March 17 Scott Peterson becomes the 644th prisoner awaiting death in the execution chamber at San Quentin State Prison. At 3:10 a.m., a white van leaves San Mateo County Jail, headed to the prison. Scott Peterson, wearing a V-neck orange shirt and pants, toeless sandals, a bulletproof vest, leg irons, and shackles around his wrists and waist, enters the prison at 4:05 a.m. According to later statements by Lt. Vernell Crittendon, he is also wearing a “facade of confidence” over a “veil of uneasiness.” A body search, medical exam and DNA test are conducted. He has a identification photograph taken. At about 5:10 a.m., he is transferred to a cell. Crittendon reports on the new arrival as part of the Today show. Crittendon characterizes Scott Peterson as “extremely polite.” Crittendon later explains on On the Record With Greta Van Susteren that the unusual middle-of-the-night move was to ensure no crowds would show up. Crittendon also appears on Good Morning America to discuss the transfer. In a news conference, Dave Harris and Rick Distaso address the media, with the former saying that, during the time he was under the gag order, there were two words he wanted to tell reporters: “Trust us.” “We would have liked the talking heads to say, ‘Well, maybe these guys do know what they are doing,'” he says. Distaso agrees. “My mom would call and say, ‘They are just saying terrible things about you.'” He also reveals that he believes Scott Peterson plotted the murder carefully, deciding on December 23, 2002, to carry out the act. “I think he did mean to do it that night,” Distaso says. Kim Petersen tells reporters that Sharon Rocha and Ron Grantski, expected to attend, had bowed out because they were drained. “They are exhausted today—both emotionally and physically,” she explains. Det. Al Brocchini and Det. Jon Buehler address the gathering, saying they had an inside joke that Scott Peterson, a college graduate, thought he was “smarter than everybody” and could deceive them. “I want him to know I have a high school diploma only,” Brocchini remarks. “His major concerns weren’t Laci at the beginning of this case. He is very calm, cool, nonchalant, polite, arrogant. He thinks he’s smarter than everybody.” Buehler praises Amber Frey. “Geragos wasn’t able to lay a mark on her,” he says. He echoes the sentiment that Scott Peterson underestimated the authorities. “I think he judged not only us, but probably you guys, too, and the efforts you were going to put into it,” Buehler tells reporters. The district attorney says he holds out little hope that the convicted murderer will ever confess. “I think he’ll go to his grave with his mouth tightly sealed,” Jim Brazelton predicts.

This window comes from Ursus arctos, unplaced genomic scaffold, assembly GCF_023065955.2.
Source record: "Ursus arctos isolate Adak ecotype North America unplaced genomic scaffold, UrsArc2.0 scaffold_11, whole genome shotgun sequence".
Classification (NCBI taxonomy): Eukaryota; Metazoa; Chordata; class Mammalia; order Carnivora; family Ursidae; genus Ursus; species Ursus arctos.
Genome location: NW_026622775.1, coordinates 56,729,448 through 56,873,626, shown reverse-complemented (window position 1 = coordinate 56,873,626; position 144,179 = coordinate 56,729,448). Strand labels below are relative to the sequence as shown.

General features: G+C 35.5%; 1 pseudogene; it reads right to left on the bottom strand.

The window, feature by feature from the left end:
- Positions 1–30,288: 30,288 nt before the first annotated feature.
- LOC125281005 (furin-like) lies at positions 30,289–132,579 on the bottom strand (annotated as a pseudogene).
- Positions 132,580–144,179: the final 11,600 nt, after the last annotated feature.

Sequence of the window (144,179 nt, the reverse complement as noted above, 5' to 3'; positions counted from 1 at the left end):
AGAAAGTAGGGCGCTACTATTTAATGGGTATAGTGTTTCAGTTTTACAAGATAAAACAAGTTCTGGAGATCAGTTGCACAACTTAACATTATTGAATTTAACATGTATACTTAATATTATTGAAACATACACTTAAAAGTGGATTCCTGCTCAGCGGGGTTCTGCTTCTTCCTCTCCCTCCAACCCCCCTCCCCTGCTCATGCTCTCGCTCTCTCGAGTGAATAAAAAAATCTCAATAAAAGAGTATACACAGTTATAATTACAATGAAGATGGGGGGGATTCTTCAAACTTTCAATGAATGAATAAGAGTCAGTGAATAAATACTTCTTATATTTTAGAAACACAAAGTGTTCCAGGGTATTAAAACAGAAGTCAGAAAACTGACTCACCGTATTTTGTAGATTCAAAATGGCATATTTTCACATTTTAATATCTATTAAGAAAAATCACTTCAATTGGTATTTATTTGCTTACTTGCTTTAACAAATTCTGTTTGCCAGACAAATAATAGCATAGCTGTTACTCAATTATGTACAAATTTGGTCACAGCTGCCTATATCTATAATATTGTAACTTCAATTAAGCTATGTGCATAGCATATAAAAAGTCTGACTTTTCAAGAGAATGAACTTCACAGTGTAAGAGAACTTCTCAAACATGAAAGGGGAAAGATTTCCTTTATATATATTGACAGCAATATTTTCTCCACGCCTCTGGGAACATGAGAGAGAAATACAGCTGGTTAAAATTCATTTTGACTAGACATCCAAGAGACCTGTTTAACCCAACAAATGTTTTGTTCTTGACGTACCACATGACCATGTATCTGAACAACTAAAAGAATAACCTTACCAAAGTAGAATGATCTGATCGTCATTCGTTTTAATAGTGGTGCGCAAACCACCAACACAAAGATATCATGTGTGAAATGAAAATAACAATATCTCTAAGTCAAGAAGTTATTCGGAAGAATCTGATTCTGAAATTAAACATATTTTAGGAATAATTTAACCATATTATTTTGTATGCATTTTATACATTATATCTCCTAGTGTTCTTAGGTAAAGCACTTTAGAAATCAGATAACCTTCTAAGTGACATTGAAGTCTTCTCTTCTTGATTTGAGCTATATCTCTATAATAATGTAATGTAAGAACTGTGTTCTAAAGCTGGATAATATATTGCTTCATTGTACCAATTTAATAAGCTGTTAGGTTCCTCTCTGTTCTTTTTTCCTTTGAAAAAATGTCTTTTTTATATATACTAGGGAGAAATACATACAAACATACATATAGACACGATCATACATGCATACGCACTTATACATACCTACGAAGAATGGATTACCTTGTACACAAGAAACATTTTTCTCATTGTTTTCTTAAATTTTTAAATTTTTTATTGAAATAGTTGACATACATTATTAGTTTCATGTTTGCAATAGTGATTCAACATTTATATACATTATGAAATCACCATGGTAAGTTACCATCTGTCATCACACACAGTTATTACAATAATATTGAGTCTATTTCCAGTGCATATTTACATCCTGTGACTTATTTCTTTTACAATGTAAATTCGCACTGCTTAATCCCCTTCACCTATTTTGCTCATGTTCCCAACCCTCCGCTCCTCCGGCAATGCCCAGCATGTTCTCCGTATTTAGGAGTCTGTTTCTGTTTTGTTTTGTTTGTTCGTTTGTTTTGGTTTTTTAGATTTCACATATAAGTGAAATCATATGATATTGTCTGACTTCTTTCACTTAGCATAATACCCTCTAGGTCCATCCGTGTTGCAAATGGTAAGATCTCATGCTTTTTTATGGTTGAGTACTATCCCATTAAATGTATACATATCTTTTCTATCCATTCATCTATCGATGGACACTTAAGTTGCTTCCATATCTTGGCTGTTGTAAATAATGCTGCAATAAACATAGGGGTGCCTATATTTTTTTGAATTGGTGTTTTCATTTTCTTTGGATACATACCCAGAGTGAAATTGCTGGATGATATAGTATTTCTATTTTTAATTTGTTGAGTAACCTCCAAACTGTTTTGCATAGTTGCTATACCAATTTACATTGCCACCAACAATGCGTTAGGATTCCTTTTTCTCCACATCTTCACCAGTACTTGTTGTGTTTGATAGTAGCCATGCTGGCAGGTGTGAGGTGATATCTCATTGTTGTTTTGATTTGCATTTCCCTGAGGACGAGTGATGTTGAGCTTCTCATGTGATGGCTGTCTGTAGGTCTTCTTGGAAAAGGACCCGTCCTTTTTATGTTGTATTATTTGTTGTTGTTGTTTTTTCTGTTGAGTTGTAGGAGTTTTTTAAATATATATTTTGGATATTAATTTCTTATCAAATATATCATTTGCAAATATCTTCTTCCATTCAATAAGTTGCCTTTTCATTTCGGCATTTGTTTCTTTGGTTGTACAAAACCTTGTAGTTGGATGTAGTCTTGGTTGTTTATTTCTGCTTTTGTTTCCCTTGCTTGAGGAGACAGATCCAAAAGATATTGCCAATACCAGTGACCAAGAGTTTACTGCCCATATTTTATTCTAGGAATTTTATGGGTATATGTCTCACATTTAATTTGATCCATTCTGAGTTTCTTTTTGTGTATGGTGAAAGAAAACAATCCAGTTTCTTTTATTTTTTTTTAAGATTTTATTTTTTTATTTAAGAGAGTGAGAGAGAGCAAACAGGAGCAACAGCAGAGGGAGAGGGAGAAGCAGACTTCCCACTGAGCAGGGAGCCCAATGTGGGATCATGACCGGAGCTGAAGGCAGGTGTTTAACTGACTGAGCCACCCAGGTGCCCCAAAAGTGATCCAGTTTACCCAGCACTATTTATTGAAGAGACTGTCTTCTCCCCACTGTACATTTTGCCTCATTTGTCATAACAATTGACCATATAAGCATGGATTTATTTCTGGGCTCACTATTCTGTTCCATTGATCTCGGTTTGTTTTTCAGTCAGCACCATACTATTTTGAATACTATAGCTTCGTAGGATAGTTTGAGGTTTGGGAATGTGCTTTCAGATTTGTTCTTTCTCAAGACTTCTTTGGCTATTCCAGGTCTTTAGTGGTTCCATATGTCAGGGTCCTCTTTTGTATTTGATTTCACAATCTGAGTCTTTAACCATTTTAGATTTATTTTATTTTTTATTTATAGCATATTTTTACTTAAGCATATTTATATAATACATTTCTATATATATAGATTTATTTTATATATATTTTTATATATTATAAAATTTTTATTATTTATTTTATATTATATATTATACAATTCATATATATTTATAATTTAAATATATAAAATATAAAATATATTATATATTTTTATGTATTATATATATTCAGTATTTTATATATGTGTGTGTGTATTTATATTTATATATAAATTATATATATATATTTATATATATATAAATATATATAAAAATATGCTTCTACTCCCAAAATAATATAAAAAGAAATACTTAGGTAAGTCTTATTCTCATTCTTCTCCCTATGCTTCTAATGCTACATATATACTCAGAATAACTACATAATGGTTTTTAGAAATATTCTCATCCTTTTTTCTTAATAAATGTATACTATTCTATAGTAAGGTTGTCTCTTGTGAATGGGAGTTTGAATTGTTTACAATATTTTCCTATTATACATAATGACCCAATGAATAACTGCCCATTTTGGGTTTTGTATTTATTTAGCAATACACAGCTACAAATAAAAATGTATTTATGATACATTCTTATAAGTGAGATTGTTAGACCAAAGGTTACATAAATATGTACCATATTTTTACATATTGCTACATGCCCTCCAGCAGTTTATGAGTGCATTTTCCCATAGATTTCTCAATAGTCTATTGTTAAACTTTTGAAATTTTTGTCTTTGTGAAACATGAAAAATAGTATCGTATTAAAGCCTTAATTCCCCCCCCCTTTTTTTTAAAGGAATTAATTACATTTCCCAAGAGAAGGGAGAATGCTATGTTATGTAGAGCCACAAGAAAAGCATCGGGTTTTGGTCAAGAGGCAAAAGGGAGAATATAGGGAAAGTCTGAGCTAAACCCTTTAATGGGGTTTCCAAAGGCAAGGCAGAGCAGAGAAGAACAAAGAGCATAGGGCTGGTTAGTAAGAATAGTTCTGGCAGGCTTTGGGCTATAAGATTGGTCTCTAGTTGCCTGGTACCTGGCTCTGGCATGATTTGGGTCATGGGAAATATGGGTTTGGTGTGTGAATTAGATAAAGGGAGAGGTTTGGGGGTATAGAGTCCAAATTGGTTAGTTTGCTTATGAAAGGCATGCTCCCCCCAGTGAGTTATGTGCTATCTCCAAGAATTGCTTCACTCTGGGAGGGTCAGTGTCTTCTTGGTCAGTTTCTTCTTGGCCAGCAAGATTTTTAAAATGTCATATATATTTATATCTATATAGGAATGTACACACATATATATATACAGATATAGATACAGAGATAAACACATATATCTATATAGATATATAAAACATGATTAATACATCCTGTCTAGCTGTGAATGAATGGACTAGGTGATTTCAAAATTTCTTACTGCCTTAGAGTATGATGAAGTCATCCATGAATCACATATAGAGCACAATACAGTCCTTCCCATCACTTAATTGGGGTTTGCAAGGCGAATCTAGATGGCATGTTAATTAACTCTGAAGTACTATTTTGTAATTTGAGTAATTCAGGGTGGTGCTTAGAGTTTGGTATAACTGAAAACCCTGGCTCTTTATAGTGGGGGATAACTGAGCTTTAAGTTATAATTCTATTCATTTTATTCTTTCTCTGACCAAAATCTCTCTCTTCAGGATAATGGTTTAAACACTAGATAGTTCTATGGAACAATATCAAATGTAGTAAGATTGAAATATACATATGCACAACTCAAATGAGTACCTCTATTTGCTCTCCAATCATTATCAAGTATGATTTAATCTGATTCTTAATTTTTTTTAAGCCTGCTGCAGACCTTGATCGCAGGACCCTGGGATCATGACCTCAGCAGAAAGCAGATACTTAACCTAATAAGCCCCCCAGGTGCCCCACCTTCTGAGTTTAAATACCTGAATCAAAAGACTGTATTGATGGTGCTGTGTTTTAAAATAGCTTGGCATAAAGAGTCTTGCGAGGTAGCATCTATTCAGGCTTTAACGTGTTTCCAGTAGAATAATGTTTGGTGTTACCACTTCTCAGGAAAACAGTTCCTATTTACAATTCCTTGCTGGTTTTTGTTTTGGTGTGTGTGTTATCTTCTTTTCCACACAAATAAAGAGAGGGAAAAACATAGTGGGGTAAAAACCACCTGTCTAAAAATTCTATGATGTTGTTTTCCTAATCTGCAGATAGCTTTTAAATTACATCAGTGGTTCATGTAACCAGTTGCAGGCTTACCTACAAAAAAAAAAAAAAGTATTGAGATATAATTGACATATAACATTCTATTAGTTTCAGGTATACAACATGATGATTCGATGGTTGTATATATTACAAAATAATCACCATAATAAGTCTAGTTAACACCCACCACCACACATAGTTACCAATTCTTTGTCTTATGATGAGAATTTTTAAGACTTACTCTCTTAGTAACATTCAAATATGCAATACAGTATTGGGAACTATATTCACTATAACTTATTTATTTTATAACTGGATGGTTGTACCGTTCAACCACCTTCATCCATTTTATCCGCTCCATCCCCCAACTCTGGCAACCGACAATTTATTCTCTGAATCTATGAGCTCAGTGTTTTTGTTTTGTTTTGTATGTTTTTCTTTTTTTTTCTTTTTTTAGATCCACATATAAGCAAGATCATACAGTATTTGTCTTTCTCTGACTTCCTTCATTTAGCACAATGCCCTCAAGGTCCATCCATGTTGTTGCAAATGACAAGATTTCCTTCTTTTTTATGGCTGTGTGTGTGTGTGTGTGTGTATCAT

March 18 Lt. Vernell Crittendon appears on The Early Show, noting that Scott Peterson has already received proposals from women. He reports that switchboard operators at San Quentin State Prison took almost three dozen calls to Scott Peterson from women across the country. “It’s a very common practice that happens,” Crittendon explains. “Many of the men on death row that have found wives have met those young ladies after they had received their death sentence and after they arrived here at San Quentin on death row.”